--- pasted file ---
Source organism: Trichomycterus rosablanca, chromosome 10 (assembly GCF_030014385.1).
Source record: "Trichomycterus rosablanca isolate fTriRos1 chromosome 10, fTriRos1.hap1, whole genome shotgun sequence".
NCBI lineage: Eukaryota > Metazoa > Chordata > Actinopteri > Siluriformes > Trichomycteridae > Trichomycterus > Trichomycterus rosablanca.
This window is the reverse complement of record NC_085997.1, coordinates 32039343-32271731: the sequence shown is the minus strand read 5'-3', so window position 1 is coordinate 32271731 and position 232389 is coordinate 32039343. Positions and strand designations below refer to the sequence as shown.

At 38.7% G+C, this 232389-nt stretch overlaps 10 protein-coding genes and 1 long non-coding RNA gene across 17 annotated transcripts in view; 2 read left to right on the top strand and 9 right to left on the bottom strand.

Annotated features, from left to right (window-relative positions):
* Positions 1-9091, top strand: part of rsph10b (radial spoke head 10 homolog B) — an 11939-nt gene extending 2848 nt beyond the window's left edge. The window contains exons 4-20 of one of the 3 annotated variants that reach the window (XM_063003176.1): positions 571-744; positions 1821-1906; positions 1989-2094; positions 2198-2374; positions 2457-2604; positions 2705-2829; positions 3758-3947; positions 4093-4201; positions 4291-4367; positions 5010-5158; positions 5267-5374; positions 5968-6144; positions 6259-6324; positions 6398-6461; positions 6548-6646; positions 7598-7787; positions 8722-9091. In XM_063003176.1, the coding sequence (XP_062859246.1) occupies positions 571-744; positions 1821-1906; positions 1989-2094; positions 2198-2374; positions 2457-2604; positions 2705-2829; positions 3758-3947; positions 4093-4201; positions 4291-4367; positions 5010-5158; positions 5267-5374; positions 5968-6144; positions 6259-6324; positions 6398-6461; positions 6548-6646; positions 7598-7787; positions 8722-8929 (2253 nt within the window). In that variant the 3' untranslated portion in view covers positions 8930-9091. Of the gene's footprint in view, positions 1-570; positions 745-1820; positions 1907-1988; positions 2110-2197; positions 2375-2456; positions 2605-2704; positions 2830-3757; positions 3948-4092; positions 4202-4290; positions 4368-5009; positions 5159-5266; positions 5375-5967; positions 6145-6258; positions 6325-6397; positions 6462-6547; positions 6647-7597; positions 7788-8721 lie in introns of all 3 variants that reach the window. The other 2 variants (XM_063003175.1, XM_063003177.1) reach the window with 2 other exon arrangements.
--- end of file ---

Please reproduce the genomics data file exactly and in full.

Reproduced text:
Source organism: Trichomycterus rosablanca, chromosome 10 (assembly GCF_030014385.1).
Source record: "Trichomycterus rosablanca isolate fTriRos1 chromosome 10, fTriRos1.hap1, whole genome shotgun sequence".
NCBI lineage: Eukaryota > Metazoa > Chordata > Actinopteri > Siluriformes > Trichomycteridae > Trichomycterus > Trichomycterus rosablanca.
This window is the reverse complement of record NC_085997.1, coordinates 32039343-32271731: the sequence shown is the minus strand read 5'-3', so window position 1 is coordinate 32271731 and position 232389 is coordinate 32039343. Positions and strand designations below refer to the sequence as shown.

At 38.7% G+C, this 232389-nt stretch overlaps 10 protein-coding genes and 1 long non-coding RNA gene across 17 annotated transcripts in view; 2 read left to right on the top strand and 9 right to left on the bottom strand.

Annotated features, from left to right (window-relative positions):
* Positions 1-9091, top strand: part of rsph10b (radial spoke head 10 homolog B) — an 11939-nt gene extending 2848 nt beyond the window's left edge. The window contains exons 4-20 of one of the 3 annotated variants that reach the window (XM_063003176.1): positions 571-744; positions 1821-1906; positions 1989-2094; positions 2198-2374; positions 2457-2604; positions 2705-2829; positions 3758-3947; positions 4093-4201; positions 4291-4367; positions 5010-5158; positions 5267-5374; positions 5968-6144; positions 6259-6324; positions 6398-6461; positions 6548-6646; positions 7598-7787; positions 8722-9091. In XM_063003176.1, the coding sequence (XP_062859246.1) occupies positions 571-744; positions 1821-1906; positions 1989-2094; positions 2198-2374; positions 2457-2604; positions 2705-2829; positions 3758-3947; positions 4093-4201; positions 4291-4367; positions 5010-5158; positions 5267-5374; positions 5968-6144; positions 6259-6324; positions 6398-6461; positions 6548-6646; positions 7598-7787; positions 8722-8929 (2253 nt within the window). In that variant the 3' untranslated portion in view covers positions 8930-9091. Of the gene's footprint in view, positions 1-570; positions 745-1820; positions 1907-1988; positions 2110-2197; positions 2375-2456; positions 2605-2704; positions 2830-3757; positions 3948-4092; positions 4202-4290; positions 4368-5009; positions 5159-5266; positions 5375-5967; positions 6145-6258; positions 6325-6397; positions 6462-6547; positions 6647-7597; positions 7788-8721 lie in introns of all 3 variants that reach the window. The other 2 variants (XM_063003175.1, XM_063003177.1) reach the window with 2 other exon arrangements.